Let’s Talk About Panic Attacks

In a previous article, I discussed what a panic attack feels like, so now let’s dig a little deeper. Anyone who has endured a panic attack knows that the symptoms are sudden, frightening, and difficult to manage. Until people understand what they are, they are often mistaken for heart attacks.

They often hit with no warning, which is part of what makes them so scary. They can swoop in from out of nowhere, with no oncoming symptoms. They are sudden and include a wide range of physical and emotional symptoms, which is what makes them feel overwhelming and difficult to manage. People can have panic attacks just about anywhere, even when they appear perfectly calm just moments before the attack.

What does a panic attack look like?
Panic attacks look different for everyone so from an outside viewpoint, it can be difficult to know what is going on. For some, they begin hyperventilating and appear panicked. For others, it may be completely internal to where you wouldn’t know it was happening unless they say something. Still others have such severe panic attacks that they have a fixed gaze, rigid posture and become non responsive in a comatose-like state.

What is a Panic Attack?
A panic attack is the abrupt onset of intense fear or discomfort that reaches a peak within minutes and includes at least four of the following symptoms:

    • Chest pain
    • Heart palpitations or accelerated heart rate
    • A feeling of choking
    • Trembling
    • Dizziness
    • Nausea
    • Abdominal distress
    • Shortness of breath
    • Sweating
    • Feeling like your limbs are going numb or tingling
    • Fear of dying
    • Fear of losing control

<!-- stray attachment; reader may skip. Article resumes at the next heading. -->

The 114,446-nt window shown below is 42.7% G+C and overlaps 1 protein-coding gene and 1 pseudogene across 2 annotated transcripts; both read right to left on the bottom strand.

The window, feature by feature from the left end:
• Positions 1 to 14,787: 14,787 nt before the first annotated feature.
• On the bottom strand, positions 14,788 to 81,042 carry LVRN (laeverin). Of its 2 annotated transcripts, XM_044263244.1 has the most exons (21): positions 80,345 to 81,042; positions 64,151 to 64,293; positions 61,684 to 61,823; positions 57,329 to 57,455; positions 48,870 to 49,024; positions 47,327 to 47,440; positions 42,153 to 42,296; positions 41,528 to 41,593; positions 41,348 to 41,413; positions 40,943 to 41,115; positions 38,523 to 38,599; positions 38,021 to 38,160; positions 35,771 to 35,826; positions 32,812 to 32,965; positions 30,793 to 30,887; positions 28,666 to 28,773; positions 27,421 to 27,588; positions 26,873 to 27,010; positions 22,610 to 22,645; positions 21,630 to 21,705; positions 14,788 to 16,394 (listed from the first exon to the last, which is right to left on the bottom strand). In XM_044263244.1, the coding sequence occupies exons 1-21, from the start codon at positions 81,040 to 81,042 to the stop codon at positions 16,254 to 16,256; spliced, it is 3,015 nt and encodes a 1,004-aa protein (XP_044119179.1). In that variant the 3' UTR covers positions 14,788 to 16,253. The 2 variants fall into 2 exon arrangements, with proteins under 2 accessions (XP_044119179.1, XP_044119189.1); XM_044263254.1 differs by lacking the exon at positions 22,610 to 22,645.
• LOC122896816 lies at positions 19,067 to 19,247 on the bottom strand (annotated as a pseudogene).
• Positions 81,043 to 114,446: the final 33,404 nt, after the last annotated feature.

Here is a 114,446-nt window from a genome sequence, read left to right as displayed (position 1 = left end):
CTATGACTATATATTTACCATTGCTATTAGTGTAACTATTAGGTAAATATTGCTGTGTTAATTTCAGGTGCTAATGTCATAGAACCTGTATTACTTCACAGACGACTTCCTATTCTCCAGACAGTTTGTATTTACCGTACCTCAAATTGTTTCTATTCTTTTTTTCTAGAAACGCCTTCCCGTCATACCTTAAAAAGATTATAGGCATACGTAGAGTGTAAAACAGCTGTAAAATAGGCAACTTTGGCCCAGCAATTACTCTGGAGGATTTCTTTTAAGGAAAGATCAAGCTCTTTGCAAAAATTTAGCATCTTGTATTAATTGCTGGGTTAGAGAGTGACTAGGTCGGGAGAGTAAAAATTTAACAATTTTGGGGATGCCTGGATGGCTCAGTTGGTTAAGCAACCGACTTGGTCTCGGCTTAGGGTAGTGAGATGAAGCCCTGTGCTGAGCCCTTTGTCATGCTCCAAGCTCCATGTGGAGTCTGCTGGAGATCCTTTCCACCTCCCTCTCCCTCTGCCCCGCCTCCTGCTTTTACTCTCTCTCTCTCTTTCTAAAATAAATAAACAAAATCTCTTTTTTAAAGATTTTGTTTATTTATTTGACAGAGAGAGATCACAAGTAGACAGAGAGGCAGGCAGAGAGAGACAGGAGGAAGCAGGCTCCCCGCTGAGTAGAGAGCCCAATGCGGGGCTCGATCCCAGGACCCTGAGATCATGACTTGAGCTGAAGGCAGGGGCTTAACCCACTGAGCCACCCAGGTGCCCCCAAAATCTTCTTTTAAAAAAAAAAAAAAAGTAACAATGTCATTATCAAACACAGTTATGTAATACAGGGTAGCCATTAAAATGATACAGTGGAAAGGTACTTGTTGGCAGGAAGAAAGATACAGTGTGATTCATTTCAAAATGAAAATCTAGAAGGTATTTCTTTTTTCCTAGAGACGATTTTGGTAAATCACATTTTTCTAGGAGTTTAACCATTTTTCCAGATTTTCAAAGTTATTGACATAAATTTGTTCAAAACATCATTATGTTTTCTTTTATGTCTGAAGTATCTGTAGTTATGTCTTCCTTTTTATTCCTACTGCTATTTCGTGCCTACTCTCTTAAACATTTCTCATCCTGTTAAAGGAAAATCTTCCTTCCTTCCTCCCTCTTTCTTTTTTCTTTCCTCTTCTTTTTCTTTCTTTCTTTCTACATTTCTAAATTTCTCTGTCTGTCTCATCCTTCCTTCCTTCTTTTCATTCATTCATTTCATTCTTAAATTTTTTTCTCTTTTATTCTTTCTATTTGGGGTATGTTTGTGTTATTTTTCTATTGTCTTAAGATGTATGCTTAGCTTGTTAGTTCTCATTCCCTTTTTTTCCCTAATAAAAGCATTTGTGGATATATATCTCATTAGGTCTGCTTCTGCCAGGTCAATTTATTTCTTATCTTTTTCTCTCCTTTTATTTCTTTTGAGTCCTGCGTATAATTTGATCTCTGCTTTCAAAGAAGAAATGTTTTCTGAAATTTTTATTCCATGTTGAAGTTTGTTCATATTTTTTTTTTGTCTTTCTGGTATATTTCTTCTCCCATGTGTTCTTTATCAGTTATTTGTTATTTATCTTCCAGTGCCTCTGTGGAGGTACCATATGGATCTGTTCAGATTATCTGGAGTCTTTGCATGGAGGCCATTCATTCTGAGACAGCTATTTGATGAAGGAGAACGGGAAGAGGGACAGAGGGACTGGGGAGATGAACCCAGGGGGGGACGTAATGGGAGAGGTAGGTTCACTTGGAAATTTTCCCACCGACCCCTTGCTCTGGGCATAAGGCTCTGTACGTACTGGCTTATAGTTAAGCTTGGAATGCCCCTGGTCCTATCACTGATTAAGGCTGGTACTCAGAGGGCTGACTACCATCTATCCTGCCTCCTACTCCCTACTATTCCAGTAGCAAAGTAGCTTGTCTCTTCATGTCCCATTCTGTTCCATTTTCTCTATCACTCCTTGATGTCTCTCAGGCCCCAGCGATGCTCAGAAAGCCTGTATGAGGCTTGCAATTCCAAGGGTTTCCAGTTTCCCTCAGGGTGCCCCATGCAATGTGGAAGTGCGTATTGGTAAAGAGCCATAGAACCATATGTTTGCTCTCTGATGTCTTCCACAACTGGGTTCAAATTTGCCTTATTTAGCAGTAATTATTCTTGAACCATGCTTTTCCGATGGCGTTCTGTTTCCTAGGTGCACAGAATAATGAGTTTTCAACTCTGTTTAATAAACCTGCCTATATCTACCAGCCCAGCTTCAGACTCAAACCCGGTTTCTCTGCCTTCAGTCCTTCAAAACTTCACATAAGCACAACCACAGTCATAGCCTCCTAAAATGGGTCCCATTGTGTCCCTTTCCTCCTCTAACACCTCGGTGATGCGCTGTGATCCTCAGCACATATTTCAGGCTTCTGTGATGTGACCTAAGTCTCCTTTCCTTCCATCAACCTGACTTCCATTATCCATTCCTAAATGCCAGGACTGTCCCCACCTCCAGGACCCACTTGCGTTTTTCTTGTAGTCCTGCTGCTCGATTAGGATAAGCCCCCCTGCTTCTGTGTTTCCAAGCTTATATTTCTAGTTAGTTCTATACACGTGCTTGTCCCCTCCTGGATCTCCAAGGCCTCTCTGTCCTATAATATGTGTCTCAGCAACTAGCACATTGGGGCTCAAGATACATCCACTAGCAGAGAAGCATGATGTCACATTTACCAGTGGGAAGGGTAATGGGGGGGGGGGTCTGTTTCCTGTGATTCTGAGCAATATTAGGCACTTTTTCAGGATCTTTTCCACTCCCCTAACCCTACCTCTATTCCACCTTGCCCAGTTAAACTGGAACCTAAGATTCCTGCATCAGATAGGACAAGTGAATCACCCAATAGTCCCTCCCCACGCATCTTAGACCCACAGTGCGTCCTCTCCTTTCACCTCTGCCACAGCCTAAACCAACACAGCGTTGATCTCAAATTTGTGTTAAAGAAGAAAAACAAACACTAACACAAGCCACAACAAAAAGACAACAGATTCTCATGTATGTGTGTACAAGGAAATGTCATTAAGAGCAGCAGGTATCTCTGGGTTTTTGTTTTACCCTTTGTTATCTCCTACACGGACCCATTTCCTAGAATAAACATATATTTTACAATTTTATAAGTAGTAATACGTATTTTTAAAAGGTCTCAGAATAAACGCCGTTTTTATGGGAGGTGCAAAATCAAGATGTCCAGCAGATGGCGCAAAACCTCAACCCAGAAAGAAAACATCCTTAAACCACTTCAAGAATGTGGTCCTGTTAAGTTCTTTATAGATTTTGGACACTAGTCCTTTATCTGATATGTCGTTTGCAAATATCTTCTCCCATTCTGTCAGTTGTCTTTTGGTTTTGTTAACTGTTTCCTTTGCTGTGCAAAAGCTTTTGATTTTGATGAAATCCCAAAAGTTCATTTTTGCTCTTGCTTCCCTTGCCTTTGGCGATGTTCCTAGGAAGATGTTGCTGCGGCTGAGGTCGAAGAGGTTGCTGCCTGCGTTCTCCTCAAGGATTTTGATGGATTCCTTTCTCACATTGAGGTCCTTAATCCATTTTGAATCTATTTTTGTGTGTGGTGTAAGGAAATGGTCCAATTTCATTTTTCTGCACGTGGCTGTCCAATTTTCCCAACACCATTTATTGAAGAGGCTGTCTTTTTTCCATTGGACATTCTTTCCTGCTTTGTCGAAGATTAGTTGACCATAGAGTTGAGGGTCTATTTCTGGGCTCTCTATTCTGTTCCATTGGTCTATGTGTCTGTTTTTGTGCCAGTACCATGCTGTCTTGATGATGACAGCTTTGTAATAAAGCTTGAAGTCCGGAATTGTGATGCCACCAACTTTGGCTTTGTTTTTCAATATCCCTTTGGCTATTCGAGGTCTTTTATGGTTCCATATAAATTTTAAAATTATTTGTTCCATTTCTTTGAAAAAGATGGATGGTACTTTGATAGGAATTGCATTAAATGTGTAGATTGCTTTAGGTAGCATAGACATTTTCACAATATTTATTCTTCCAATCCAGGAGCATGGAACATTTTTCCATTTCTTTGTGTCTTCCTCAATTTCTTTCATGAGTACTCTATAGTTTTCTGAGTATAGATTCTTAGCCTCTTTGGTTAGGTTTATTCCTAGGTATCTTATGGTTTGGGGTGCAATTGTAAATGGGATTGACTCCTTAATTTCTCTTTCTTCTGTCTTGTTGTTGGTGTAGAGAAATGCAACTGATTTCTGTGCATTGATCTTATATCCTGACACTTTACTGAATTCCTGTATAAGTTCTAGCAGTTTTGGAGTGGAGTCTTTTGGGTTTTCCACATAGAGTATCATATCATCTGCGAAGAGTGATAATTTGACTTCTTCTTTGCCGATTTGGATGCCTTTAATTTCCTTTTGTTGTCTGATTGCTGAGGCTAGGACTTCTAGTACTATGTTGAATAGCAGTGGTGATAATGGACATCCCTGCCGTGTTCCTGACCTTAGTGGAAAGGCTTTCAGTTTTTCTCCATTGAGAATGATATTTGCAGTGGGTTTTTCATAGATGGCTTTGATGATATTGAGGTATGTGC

• Intrusive, highly anxious thoughts
    • Derealization (feelings of unreality) or depersonalization (being detached from oneself)

Some people experience what is referred to as limited-symptom panic attacks, which are similar to full-blown panic attacks but consist of fewer than four symptoms.

Fight or Flight Mode
To the person having a panic attack, it can feel like it is lasting an eternity and is often accompanied by thoughts of, “I’m dying,” or “this is never going to end.” In truth, your body is unable to sustain panic attacks for too long because the brain goes into fight or flight mode.

Typically, panic attacks reach their peak within ten minutes and resolve completely within thirty minutes. They rarely last more than an hour. That thirty-minute period is so physically and emotionally overwhelming, however, that it requires a significant recovery period afterwards.

Cause of Panic Attacks
Unfortunately, there are no clear causes of panic attack. Studies show that there can be a genetic predisposition to them, but not every person with anxiety has them.

Panic attacks are also associated with major life transitions, severe, and certain medical conditions. They can also be triggered by stimulant use, including caffeine, and withdrawal from medication.

Anticipation of a Panic Attack can be Triggering
It is not uncommon for the anticipation of a panic attack to actually trigger a panic attack. Due to intensity and suddenness of the attack, people are often anxious about having another one. Anticipatory anxiety can make ordinary outings, like grocery shopping, feel overwhelming due to intrusive thoughts about the difficulty of finding an escape route or getting caught in a crowd.

Some Common Coping Strategies:

    •Deep breathing exercises: When you feel short of breath, do the box breathing technique which is done in counts of 4. Inhale for 4 seconds, hold it for 4 seconds, exhale for 4 seconds. Continue until breathing regulates.
    • Coping statements
    • Distraction
    • Grounding: Use grounding techniques, such as using holding ice, touching items nearby and challenging yourself to think of the specific color, moving, listening to surroundings, use your senses.

For more information on therapeutic options and other ways to help manage and reduce panic and anxiety, contact us now.